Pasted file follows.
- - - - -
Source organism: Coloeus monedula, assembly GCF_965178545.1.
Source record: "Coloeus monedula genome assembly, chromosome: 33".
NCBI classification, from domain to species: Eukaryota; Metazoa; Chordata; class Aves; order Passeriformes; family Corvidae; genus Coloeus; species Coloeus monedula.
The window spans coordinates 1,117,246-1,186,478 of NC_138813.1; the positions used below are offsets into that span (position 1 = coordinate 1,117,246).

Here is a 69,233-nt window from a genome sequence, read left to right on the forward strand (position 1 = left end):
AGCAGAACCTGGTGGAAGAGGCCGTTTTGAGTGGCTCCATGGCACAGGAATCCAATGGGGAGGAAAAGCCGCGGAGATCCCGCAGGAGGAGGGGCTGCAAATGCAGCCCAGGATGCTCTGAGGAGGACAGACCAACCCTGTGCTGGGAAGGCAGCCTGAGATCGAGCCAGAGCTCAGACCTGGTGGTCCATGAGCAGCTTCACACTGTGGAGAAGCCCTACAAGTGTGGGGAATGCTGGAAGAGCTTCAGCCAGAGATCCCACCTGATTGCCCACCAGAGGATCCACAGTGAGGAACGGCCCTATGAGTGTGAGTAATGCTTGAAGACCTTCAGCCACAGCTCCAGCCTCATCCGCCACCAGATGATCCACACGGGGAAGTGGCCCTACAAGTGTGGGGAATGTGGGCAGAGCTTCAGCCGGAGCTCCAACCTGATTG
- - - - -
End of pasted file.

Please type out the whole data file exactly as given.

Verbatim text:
Source organism: Coloeus monedula, assembly GCF_965178545.1.
Source record: "Coloeus monedula genome assembly, chromosome: 33".
NCBI classification, from domain to species: Eukaryota; Metazoa; Chordata; class Aves; order Passeriformes; family Corvidae; genus Coloeus; species Coloeus monedula.
The window spans coordinates 1,117,246-1,186,478 of NC_138813.1; the positions used below are offsets into that span (position 1 = coordinate 1,117,246).

Here is a 69,233-nt window from a genome sequence, read left to right on the forward strand (position 1 = left end):
AGCAGAACCTGGTGGAAGAGGCCGTTTTGAGTGGCTCCATGGCACAGGAATCCAATGGGGAGGAAAAGCCGCGGAGATCCCGCAGGAGGAGGGGCTGCAAATGCAGCCCAGGATGCTCTGAGGAGGACAGACCAACCCTGTGCTGGGAAGGCAGCCTGAGATCGAGCCAGAGCTCAGACCTGGTGGTCCATGAGCAGCTTCACACTGTGGAGAAGCCCTACAAGTGTGGGGAATGCTGGAAGAGCTTCAGCCAGAGATCCCACCTGATTGCCCACCAGAGGATCCACAGTGAGGAACGGCCCTATGAGTGTGAGTAATGCTTGAAGACCTTCAGCCACAGCTCCAGCCTCATCCGCCACCAGATGATCCACACGGGGAAGTGGCCCTACAAGTGTGGGGAATGTGGGCAGAGCTTCAGCCGGAGCTCCAACCTGATTG